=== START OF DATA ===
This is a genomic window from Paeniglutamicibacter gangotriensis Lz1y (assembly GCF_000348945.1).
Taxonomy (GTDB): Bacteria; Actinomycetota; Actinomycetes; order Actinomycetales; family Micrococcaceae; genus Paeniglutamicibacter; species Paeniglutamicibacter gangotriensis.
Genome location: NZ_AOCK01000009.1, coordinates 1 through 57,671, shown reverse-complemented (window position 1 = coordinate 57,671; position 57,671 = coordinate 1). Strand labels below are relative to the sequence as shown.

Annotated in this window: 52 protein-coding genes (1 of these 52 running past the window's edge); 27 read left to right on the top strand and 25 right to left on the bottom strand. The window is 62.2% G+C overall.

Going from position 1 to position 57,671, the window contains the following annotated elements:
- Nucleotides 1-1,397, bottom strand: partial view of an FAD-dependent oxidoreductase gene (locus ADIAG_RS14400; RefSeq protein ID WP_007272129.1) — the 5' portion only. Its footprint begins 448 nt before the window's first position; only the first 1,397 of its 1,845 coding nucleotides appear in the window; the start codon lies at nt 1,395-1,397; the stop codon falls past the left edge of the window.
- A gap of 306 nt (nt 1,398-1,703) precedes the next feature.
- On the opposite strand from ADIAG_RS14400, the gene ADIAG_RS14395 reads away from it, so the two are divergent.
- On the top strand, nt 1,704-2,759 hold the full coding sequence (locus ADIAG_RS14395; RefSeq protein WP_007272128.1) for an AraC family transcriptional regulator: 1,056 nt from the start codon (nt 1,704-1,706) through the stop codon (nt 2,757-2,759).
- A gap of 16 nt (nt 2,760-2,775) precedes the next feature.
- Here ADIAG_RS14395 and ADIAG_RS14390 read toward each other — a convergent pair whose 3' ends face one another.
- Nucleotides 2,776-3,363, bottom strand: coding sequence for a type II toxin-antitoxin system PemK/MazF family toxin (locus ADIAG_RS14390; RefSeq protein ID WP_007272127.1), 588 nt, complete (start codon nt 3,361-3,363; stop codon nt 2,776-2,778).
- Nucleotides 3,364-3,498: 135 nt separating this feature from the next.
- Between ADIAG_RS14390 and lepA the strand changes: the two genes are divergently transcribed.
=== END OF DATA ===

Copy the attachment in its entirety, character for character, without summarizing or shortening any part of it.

This is a genomic window from Paeniglutamicibacter gangotriensis Lz1y (assembly GCF_000348945.1).
Taxonomy (GTDB): Bacteria; Actinomycetota; Actinomycetes; order Actinomycetales; family Micrococcaceae; genus Paeniglutamicibacter; species Paeniglutamicibacter gangotriensis.
Genome location: NZ_AOCK01000009.1, coordinates 1 through 57,671, shown reverse-complemented (window position 1 = coordinate 57,671; position 57,671 = coordinate 1). Strand labels below are relative to the sequence as shown.

Annotated in this window: 52 protein-coding genes (1 of these 52 running past the window's edge); 27 read left to right on the top strand and 25 right to left on the bottom strand. The window is 62.2% G+C overall.

Going from position 1 to position 57,671, the window contains the following annotated elements:
- Nucleotides 1-1,397, bottom strand: partial view of an FAD-dependent oxidoreductase gene (locus ADIAG_RS14400; RefSeq protein ID WP_007272129.1) — the 5' portion only. Its footprint begins 448 nt before the window's first position; only the first 1,397 of its 1,845 coding nucleotides appear in the window; the start codon lies at nt 1,395-1,397; the stop codon falls past the left edge of the window.
- A gap of 306 nt (nt 1,398-1,703) precedes the next feature.
- On the opposite strand from ADIAG_RS14400, the gene ADIAG_RS14395 reads away from it, so the two are divergent.
- On the top strand, nt 1,704-2,759 hold the full coding sequence (locus ADIAG_RS14395; RefSeq protein WP_007272128.1) for an AraC family transcriptional regulator: 1,056 nt from the start codon (nt 1,704-1,706) through the stop codon (nt 2,757-2,759).
- A gap of 16 nt (nt 2,760-2,775) precedes the next feature.
- Here ADIAG_RS14395 and ADIAG_RS14390 read toward each other — a convergent pair whose 3' ends face one another.
- Nucleotides 2,776-3,363, bottom strand: coding sequence for a type II toxin-antitoxin system PemK/MazF family toxin (locus ADIAG_RS14390; RefSeq protein ID WP_007272127.1), 588 nt, complete (start codon nt 3,361-3,363; stop codon nt 2,776-2,778).
- Nucleotides 3,364-3,498: 135 nt separating this feature from the next.
- Between ADIAG_RS14390 and lepA the strand changes: the two genes are divergently transcribed.